“Habitat continues to be at the forefront of the conversation and still remains a crucial factor in pheasant numbers,” stated Hepler. “Bird numbers are higher in parts of the state where quality habitat conditions still exist, primarily on grasslands including those enrolled in the Conservation Reserve Program as well as fields of cereal crops such as winter wheat. We continue to work hard in our Habitat Pays outreach efforts and in cooperation with landowners and partner organizations to provide an improved future for wildlife habitat in our state.”
Public hunting opportunities are abundant in South Dakota. Over 1 million acres of publicly owned and private land leased through GFP’s Walk-In Area Program and the James River Watershed Conservation Reserve Enhancement Program is available in the primary pheasant range of South Dakota. The 2016 public hunting atlas and a web-based interactive map of public lands and private lands leased for public hunting can be found online at http://gfp.sd.gov/hunting/areas.
“Each year, the results of this survey are highly anticipated by those with a strong interest in South Dakota’s hunting heritage. The availability of pheasants and pheasant hunting opportunities across the state this fall should serve to enhance that tradition,” concluded Hepler.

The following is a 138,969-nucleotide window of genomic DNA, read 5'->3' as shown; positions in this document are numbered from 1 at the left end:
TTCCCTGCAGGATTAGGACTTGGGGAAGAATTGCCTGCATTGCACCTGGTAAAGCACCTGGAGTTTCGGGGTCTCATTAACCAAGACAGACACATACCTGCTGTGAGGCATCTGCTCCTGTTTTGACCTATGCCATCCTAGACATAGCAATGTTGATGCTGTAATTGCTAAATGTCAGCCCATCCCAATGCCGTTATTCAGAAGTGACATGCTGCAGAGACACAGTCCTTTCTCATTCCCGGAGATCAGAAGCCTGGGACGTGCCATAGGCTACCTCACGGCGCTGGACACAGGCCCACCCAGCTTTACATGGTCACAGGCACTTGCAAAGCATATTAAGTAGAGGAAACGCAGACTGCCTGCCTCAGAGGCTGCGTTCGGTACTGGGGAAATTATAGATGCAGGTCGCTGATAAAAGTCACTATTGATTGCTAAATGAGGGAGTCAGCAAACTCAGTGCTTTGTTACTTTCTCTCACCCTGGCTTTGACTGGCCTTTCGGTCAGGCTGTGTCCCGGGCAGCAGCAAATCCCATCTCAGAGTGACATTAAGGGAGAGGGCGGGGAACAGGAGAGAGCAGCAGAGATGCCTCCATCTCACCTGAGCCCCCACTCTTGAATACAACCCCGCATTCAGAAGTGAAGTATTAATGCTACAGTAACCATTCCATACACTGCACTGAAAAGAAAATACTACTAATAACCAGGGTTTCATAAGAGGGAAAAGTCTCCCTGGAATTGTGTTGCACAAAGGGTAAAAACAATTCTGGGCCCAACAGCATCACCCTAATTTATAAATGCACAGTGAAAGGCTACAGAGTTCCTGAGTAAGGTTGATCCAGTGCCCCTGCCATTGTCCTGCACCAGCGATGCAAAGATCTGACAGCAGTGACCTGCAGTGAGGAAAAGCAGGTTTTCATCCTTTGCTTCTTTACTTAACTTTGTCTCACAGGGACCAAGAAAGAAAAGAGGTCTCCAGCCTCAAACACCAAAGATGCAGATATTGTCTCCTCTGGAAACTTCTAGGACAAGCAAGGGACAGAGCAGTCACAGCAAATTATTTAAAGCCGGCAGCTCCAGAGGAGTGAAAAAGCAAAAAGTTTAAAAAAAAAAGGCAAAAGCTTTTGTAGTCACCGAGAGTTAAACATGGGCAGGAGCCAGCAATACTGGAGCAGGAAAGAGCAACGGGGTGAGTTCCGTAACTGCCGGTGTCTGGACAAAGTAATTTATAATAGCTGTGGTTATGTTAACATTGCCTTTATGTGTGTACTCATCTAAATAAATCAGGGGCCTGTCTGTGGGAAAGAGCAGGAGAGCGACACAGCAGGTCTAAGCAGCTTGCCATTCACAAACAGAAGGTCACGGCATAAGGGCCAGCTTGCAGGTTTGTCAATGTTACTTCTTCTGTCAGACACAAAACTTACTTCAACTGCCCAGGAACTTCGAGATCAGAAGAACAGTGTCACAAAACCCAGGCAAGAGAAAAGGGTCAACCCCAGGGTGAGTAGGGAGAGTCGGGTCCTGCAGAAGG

South Dakota’s traditional statewide pheasant hunting season opens on Saturday, Oct. 15, 2016, and runs through Jan. 1, 2017.

NewsSeptember 07 2016

Court rules on County State’s election

Posted by Lucy

General election ballots for Lyman County and the state of South Dakota were just recently completed and sent to the printers.  Absentee voting for 2016 General election starts September 23, and county auditor Pam Michalek is confident the ballots will be printed and in her office by that date.
Normally, Michalek would have sent the ballot to the printers much earlier but due to several lawsuits, one at the county level and others at the state level, the printing of the 2016 ballot was delayed waiting for a decision from the South Dakota Supreme Court.  
On July 6, 2016, attorney Steven R. Smith of Chamberlain filed an action in Lyman County Circuit Court to keep attorney Theresa Maule Rossow of Chamberlain off the General Election ballot.  Both attorneys  filed nominating petitions for the County State’s Attorney position before the April filing deadline.
Smith contended that according to South Dakota Codified Law (SDCL 12-6-3), Maule Rossow who filed for the election to the State’s Attorney position in Brule County first could not be a candidate for two different offices, on two different ballots.
Lawsuits were also filed in several other counties with regards to the candidates for State Attorney position. Other plaintiffs included Casey Bridgman, David Natvig and David J. Larson.